Two weeks ago, NASA announced the first color photograph of Pluto taken by a spacecraft on its way to the dwarf planet.
- The research literature is filled with articles about the properties of Pluto and its moons, based on observations from the ground and space telescope in orbit around the earth. But this is the first time we study Pluto up close, said Nasa's John Grünsfeld when the pictures were published.
- When the New Horizons spacecraft is flying past it in July, our knowledge will increase significantly about Pluto, and I have no doubt that we will make exciting discoveries.
New Horizons is the fastest spacecraft ever to have been launched. It has traveled for more than nine years, and five billion kilometers to reach its target. In July it flies past Pluto and the planets at least five moons. Then the probe will be traveling further into the Kuiper Belt, a vast area with a variety of objects beyond Neptune's orbit.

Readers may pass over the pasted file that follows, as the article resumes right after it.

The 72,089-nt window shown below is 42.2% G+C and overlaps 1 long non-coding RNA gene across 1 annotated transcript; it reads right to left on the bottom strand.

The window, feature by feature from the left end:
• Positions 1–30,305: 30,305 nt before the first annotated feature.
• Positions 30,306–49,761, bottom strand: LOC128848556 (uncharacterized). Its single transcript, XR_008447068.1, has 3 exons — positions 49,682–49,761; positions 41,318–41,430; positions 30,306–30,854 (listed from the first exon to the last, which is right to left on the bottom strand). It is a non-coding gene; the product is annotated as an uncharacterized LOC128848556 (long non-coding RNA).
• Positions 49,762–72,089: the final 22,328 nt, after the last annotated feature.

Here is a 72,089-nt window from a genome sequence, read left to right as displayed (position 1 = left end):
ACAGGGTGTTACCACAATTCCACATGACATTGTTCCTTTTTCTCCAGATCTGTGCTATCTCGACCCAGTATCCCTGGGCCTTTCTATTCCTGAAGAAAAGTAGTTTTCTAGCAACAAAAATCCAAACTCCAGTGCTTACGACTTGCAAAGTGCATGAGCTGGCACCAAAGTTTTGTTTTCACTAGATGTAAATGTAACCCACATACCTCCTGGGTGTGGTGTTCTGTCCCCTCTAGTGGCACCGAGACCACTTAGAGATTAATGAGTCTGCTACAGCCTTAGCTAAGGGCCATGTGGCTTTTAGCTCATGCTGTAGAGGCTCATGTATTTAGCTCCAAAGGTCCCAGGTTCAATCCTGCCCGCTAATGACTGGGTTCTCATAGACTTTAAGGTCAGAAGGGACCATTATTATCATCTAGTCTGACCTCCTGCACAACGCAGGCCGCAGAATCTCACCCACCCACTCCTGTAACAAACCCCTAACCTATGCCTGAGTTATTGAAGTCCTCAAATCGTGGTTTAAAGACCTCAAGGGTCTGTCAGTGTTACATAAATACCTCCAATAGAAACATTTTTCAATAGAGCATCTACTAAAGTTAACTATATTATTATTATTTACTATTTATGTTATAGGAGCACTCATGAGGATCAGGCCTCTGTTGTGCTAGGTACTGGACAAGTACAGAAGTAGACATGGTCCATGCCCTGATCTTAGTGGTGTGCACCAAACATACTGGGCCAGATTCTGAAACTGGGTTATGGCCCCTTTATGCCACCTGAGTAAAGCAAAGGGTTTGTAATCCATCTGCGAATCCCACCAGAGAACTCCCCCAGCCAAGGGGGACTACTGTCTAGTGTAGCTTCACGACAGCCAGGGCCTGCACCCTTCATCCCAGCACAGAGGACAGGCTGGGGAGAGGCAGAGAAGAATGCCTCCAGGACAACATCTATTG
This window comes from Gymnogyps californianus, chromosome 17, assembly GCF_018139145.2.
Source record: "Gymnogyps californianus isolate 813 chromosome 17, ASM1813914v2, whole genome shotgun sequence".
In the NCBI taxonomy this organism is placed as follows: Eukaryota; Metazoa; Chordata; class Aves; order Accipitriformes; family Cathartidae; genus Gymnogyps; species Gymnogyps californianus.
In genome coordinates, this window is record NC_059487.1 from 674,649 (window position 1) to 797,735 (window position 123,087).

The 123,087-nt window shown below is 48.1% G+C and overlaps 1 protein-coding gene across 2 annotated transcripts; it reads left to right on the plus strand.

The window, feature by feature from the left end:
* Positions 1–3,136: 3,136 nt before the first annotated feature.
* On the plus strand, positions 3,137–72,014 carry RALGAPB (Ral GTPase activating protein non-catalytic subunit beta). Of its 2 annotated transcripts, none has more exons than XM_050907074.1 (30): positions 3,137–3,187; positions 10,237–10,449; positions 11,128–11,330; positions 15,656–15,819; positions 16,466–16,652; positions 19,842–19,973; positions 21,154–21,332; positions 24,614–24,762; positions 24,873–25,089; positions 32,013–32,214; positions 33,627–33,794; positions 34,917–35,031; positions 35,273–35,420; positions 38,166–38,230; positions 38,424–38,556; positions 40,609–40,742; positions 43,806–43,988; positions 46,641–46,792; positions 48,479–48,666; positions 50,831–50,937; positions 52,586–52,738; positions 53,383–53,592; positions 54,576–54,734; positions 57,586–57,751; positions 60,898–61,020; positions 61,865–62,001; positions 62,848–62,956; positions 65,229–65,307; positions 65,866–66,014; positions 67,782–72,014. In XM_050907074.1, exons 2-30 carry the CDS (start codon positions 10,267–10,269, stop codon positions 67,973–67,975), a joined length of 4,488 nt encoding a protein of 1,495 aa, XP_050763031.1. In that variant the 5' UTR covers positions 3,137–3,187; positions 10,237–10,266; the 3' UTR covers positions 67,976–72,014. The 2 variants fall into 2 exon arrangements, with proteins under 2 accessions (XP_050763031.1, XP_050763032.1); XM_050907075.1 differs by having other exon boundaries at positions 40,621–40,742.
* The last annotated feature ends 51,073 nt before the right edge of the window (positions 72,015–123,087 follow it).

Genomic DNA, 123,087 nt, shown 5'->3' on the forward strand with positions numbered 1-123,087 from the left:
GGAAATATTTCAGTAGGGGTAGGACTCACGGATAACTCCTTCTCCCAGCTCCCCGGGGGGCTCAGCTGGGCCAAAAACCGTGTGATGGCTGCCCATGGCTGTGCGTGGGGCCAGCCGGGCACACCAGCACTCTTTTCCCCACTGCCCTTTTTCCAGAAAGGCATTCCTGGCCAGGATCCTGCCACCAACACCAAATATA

- Pluto is an exciting object to go to - at the very edge of our solar system. We know relatively little about Pluto since it is so far away that it is not possible to get good pictures of the surface and make measurements at close range.
Pluto is the largest known object in the Kuiper belt.
Pluto, which was first discovered in 1930, was originally considered the ninth planet from the sun, but in August 2006 it was downgraded to a dwarf planet since it was found several large bodies within the Kuiper belt.
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